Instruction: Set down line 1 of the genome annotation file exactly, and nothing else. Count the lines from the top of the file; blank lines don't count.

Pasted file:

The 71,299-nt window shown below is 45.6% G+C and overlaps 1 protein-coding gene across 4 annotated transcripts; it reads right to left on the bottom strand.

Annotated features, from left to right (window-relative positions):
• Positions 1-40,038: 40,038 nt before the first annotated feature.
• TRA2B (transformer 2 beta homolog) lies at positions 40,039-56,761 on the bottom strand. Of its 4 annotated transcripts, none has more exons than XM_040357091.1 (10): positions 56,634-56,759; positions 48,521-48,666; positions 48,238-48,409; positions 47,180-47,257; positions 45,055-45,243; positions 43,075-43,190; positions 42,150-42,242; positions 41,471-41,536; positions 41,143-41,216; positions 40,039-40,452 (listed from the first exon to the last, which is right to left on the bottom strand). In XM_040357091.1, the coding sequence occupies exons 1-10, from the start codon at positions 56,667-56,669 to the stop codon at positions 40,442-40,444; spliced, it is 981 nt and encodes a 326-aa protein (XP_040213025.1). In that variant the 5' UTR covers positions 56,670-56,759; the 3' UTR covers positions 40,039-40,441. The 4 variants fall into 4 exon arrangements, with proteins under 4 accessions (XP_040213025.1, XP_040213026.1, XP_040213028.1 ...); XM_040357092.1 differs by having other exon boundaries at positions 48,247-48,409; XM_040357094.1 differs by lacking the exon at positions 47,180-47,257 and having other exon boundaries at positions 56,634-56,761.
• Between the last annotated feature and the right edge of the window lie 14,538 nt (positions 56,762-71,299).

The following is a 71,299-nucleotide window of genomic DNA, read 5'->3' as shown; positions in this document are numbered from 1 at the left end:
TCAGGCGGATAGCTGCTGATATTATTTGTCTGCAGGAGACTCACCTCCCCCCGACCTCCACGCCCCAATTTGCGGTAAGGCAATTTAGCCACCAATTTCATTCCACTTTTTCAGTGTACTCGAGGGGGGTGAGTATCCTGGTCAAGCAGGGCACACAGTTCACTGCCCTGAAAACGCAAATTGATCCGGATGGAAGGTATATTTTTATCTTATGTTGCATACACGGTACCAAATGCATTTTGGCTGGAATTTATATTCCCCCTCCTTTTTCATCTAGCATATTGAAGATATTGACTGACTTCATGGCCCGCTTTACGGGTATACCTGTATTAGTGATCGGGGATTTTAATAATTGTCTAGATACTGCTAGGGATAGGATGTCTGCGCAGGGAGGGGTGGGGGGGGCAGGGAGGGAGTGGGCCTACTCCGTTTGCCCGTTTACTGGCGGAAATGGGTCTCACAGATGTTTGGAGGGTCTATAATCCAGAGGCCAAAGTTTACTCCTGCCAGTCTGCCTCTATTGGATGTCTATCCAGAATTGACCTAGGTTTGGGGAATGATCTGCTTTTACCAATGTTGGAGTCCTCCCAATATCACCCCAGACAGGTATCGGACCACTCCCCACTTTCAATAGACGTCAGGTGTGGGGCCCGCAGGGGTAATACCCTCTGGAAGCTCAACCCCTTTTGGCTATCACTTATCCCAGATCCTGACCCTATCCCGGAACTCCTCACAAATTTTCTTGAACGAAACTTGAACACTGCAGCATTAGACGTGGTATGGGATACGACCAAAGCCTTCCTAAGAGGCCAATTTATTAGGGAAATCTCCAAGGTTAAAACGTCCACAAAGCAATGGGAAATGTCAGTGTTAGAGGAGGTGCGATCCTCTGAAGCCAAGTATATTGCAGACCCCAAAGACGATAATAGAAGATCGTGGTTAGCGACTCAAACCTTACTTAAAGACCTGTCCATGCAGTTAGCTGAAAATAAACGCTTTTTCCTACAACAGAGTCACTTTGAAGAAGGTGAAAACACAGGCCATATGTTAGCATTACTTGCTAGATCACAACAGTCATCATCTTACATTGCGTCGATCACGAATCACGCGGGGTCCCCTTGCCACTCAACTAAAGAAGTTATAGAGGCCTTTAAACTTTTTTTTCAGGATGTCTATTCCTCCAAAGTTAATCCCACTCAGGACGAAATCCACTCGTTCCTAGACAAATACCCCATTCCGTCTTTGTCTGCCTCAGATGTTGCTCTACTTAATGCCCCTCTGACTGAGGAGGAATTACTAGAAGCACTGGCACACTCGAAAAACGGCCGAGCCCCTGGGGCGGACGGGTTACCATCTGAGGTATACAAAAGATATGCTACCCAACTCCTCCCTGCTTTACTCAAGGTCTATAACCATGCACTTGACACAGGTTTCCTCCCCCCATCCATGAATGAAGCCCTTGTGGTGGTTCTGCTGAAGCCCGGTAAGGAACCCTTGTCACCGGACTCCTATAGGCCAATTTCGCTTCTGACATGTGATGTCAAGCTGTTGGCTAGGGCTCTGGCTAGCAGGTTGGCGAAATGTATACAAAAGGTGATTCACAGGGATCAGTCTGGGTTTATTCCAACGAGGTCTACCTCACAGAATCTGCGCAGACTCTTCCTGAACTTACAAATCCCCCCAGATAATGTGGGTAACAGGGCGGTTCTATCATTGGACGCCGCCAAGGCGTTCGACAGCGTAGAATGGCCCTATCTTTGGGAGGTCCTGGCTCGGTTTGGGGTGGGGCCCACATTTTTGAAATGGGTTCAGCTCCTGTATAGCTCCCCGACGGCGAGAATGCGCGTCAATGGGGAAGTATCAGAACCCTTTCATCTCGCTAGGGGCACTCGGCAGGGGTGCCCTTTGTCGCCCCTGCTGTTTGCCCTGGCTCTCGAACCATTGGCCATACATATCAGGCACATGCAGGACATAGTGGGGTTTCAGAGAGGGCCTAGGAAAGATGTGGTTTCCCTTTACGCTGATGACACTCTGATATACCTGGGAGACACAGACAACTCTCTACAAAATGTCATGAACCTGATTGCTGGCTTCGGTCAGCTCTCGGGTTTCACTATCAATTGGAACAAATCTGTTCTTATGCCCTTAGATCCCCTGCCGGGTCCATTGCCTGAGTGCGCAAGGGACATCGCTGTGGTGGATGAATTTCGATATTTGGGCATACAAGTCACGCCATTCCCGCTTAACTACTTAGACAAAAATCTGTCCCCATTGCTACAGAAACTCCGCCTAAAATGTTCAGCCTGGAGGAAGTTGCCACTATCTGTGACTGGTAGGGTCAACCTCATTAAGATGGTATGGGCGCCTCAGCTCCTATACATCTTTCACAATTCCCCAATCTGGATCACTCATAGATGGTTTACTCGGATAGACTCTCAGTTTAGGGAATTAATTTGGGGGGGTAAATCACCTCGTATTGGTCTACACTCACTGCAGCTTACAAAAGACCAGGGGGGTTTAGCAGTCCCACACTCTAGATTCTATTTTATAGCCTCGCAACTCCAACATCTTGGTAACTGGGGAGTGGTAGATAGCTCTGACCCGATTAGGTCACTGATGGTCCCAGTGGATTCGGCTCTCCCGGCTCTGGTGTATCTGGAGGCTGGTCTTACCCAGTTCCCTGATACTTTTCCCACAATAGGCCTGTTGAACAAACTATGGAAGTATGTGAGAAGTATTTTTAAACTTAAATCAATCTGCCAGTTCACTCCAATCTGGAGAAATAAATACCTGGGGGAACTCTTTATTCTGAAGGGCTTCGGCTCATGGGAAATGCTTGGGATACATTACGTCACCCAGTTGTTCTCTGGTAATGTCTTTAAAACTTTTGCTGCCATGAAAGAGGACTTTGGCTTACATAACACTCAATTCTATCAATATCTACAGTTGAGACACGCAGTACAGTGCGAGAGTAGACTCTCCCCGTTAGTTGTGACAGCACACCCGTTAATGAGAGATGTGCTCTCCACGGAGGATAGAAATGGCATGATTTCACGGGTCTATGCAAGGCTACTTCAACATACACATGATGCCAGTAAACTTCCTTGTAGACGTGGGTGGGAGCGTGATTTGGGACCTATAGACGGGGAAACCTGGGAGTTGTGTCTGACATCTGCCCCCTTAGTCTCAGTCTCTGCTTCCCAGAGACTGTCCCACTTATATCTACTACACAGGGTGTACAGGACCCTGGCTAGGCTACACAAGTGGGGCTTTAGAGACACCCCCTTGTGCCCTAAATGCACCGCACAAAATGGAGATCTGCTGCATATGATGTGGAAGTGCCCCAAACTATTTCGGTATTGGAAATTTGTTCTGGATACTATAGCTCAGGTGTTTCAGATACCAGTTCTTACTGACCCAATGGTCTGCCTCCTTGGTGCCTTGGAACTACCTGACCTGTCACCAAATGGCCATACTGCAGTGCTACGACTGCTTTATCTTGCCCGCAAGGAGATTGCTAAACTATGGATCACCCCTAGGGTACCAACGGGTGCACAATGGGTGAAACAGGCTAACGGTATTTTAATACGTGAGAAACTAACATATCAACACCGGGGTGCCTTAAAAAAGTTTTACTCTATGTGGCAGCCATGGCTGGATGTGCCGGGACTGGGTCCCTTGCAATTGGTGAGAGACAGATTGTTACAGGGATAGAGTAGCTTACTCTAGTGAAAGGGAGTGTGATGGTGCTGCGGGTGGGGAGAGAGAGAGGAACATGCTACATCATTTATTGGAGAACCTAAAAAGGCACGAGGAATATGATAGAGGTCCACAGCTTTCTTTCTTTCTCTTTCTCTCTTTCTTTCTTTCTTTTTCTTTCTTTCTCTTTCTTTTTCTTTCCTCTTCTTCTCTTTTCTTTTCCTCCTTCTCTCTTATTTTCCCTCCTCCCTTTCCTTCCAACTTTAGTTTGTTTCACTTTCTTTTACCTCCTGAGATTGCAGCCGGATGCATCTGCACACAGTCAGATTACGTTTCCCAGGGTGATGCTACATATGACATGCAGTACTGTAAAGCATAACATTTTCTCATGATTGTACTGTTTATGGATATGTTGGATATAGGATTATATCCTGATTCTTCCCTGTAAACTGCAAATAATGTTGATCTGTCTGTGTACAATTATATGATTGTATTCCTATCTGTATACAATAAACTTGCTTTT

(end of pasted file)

The 71,299-nt window shown below is 45.6% G+C and overlaps 1 protein-coding gene across 4 annotated transcripts; it reads right to left on the bottom strand.